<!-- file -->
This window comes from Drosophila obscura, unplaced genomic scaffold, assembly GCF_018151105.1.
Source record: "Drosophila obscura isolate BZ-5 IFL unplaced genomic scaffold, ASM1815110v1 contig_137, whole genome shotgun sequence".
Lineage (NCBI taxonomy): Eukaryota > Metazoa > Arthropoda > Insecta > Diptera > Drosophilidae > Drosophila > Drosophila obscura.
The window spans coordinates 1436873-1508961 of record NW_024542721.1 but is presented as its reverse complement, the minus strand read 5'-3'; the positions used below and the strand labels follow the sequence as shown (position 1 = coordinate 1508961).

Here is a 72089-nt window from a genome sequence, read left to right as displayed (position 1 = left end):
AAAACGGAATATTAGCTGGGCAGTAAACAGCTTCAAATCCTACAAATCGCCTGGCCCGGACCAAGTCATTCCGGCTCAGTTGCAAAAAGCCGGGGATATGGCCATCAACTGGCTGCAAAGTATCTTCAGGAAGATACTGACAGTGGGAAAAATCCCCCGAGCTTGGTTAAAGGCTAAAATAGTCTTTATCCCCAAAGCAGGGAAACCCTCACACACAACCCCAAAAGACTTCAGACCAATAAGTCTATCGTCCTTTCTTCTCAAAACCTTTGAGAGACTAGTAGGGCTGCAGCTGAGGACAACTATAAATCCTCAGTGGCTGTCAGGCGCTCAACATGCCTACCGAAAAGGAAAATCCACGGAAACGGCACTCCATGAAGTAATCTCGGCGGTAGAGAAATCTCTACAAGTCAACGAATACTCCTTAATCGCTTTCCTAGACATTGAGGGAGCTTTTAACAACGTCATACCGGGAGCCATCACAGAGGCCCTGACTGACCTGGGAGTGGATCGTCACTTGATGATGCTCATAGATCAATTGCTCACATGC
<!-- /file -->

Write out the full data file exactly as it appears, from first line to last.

This window comes from Drosophila obscura, unplaced genomic scaffold, assembly GCF_018151105.1.
Source record: "Drosophila obscura isolate BZ-5 IFL unplaced genomic scaffold, ASM1815110v1 contig_137, whole genome shotgun sequence".
Lineage (NCBI taxonomy): Eukaryota > Metazoa > Arthropoda > Insecta > Diptera > Drosophilidae > Drosophila > Drosophila obscura.
The window spans coordinates 1436873-1508961 of record NW_024542721.1 but is presented as its reverse complement, the minus strand read 5'-3'; the positions used below and the strand labels follow the sequence as shown (position 1 = coordinate 1508961).

Here is a 72089-nt window from a genome sequence, read left to right as displayed (position 1 = left end):
AAAACGGAATATTAGCTGGGCAGTAAACAGCTTCAAATCCTACAAATCGCCTGGCCCGGACCAAGTCATTCCGGCTCAGTTGCAAAAAGCCGGGGATATGGCCATCAACTGGCTGCAAAGTATCTTCAGGAAGATACTGACAGTGGGAAAAATCCCCCGAGCTTGGTTAAAGGCTAAAATAGTCTTTATCCCCAAAGCAGGGAAACCCTCACACACAACCCCAAAAGACTTCAGACCAATAAGTCTATCGTCCTTTCTTCTCAAAACCTTTGAGAGACTAGTAGGGCTGCAGCTGAGGACAACTATAAATCCTCAGTGGCTGTCAGGCGCTCAACATGCCTACCGAAAAGGAAAATCCACGGAAACGGCACTCCATGAAGTAATCTCGGCGGTAGAGAAATCTCTACAAGTCAACGAATACTCCTTAATCGCTTTCCTAGACATTGAGGGAGCTTTTAACAACGTCATACCGGGAGCCATCACAGAGGCCCTGACTGACCTGGGAGTGGATCGTCACTTGATGATGCTCATAGATCAATTGCTCACATGC